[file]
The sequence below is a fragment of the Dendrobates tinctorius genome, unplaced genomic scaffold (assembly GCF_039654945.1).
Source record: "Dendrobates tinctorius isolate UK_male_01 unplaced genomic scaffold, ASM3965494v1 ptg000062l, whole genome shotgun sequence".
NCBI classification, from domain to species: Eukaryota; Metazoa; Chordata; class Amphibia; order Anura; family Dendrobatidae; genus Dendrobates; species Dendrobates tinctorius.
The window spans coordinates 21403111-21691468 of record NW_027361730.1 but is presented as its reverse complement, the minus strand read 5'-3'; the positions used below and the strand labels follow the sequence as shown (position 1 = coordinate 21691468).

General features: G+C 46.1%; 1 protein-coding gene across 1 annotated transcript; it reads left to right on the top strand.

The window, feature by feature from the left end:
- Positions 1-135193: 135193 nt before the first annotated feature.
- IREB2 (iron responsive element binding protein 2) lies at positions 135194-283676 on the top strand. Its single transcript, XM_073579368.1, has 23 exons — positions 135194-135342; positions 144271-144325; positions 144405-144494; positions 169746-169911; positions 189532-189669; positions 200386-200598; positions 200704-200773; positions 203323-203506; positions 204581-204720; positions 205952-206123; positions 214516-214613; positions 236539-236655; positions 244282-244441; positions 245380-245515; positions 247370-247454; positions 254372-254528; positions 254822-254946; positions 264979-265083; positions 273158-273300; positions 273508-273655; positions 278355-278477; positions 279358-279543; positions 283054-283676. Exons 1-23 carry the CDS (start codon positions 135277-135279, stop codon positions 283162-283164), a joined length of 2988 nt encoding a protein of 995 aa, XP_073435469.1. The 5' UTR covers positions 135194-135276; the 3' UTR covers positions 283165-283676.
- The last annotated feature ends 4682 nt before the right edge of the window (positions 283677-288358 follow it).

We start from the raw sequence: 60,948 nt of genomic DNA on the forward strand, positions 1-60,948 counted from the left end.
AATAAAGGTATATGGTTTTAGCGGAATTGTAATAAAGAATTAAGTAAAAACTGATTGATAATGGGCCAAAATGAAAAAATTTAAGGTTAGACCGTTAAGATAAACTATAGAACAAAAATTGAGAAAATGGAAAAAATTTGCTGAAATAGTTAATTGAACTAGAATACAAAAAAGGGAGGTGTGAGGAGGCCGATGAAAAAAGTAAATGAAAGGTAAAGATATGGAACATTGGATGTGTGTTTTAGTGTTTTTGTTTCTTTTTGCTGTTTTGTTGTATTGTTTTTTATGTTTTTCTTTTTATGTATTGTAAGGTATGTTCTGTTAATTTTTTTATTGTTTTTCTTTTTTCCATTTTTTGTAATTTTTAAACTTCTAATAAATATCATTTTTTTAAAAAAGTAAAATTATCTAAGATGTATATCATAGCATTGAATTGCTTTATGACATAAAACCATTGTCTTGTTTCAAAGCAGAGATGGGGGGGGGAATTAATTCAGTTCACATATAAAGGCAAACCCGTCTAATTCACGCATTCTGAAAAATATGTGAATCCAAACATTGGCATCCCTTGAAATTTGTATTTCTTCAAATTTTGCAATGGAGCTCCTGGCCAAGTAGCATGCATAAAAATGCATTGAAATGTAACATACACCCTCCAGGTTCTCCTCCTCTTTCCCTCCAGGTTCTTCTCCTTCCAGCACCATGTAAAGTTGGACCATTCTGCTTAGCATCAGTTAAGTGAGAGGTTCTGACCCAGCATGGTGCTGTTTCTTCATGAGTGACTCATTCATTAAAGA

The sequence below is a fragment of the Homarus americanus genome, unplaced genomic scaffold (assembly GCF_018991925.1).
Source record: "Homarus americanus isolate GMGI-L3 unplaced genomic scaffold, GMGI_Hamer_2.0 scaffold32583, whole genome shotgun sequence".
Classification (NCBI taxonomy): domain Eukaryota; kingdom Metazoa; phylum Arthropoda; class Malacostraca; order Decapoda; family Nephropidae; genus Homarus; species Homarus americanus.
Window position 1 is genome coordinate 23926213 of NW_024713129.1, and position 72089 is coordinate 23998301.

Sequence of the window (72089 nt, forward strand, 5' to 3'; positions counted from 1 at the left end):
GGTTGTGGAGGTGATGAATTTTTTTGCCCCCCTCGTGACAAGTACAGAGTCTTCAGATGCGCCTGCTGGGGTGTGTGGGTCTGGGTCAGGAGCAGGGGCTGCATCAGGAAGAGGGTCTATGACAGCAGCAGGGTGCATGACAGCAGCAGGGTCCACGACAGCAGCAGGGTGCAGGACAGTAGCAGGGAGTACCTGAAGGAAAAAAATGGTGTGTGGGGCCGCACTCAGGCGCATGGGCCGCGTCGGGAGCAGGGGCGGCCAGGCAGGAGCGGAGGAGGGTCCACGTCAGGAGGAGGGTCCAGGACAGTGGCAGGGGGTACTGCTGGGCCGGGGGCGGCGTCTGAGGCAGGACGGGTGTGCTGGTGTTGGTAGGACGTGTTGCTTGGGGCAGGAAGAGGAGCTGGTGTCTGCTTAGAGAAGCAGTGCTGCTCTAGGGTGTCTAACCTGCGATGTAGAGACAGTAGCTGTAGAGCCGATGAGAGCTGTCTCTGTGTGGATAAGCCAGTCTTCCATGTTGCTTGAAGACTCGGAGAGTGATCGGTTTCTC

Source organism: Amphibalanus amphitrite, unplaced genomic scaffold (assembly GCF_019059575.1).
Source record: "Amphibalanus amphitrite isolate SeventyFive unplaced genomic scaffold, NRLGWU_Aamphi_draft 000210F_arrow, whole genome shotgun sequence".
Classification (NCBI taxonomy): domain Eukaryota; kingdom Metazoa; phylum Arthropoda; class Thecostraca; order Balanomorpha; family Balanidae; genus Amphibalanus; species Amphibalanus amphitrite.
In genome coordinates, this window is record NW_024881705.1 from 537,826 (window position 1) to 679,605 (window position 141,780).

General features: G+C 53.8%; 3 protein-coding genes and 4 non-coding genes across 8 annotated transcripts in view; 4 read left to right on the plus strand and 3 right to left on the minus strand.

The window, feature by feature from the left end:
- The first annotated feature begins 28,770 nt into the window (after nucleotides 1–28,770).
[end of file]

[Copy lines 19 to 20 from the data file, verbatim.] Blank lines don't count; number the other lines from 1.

Source record: "Amphibalanus amphitrite isolate SeventyFive unplaced genomic scaffold, NRLGWU_Aamphi_draft 000210F_arrow, whole genome shotgun sequence".
Classification (NCBI taxonomy): domain Eukaryota; kingdom Metazoa; phylum Arthropoda; class Thecostraca; order Balanomorpha; family Balanidae; genus Amphibalanus; species Amphibalanus amphitrite.